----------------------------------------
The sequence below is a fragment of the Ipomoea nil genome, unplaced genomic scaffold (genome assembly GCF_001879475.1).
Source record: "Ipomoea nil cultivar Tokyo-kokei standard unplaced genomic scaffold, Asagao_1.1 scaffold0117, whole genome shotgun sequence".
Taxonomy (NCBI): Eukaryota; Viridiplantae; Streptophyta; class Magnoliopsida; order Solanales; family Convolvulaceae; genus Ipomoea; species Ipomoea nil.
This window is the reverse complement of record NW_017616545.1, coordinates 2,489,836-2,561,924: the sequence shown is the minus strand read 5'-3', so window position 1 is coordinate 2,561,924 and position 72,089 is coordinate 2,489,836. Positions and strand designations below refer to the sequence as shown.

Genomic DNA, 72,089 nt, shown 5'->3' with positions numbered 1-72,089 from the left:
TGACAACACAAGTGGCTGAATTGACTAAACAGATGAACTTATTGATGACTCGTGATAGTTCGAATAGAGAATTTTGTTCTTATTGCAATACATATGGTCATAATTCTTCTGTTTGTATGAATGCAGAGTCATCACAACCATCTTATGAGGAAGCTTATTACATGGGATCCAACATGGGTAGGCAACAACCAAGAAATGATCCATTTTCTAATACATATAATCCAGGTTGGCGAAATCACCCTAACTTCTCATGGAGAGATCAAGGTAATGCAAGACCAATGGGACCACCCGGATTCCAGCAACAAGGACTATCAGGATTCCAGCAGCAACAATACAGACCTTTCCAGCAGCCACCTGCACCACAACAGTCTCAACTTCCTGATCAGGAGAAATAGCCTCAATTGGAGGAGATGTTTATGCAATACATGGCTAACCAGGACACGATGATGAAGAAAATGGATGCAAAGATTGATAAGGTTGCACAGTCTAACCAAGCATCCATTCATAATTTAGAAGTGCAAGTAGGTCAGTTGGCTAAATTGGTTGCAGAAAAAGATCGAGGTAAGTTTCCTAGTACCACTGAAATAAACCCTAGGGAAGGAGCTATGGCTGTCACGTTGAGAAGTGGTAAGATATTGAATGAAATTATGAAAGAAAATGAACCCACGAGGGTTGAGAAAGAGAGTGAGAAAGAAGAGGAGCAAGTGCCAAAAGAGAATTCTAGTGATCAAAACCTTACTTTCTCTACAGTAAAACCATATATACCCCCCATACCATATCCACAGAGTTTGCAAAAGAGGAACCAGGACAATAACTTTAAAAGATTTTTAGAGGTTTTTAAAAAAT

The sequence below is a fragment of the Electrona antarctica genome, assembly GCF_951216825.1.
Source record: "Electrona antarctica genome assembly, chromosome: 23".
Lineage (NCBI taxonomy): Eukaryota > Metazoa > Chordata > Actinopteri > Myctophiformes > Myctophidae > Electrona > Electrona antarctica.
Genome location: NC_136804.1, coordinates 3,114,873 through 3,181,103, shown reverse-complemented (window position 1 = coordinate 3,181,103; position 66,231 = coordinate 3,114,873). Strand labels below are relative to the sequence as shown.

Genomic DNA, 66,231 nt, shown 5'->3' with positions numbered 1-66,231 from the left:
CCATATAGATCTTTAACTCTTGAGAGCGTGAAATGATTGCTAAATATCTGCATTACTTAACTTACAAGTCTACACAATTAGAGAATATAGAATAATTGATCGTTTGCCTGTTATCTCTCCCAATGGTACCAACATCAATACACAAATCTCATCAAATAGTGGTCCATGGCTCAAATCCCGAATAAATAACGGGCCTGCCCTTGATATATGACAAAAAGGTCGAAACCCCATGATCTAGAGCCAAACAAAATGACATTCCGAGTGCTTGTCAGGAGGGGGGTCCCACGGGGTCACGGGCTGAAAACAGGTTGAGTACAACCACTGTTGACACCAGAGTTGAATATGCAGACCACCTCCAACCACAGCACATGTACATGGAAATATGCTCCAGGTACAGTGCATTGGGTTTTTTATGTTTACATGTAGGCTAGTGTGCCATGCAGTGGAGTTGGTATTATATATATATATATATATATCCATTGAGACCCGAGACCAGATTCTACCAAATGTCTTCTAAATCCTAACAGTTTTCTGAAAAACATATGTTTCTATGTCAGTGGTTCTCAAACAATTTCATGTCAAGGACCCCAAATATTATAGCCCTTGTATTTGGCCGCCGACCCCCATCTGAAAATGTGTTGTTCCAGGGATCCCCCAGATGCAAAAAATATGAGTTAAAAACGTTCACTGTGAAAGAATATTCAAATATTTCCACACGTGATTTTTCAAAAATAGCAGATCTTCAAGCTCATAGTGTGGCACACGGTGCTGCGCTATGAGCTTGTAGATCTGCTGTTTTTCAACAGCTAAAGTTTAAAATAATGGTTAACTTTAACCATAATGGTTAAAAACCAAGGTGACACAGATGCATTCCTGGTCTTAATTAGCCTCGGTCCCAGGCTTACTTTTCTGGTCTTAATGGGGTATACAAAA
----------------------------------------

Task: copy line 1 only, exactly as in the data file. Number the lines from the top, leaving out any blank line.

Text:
The sequence below is a fragment of the Ipomoea nil genome, unplaced genomic scaffold (genome assembly GCF_001879475.1).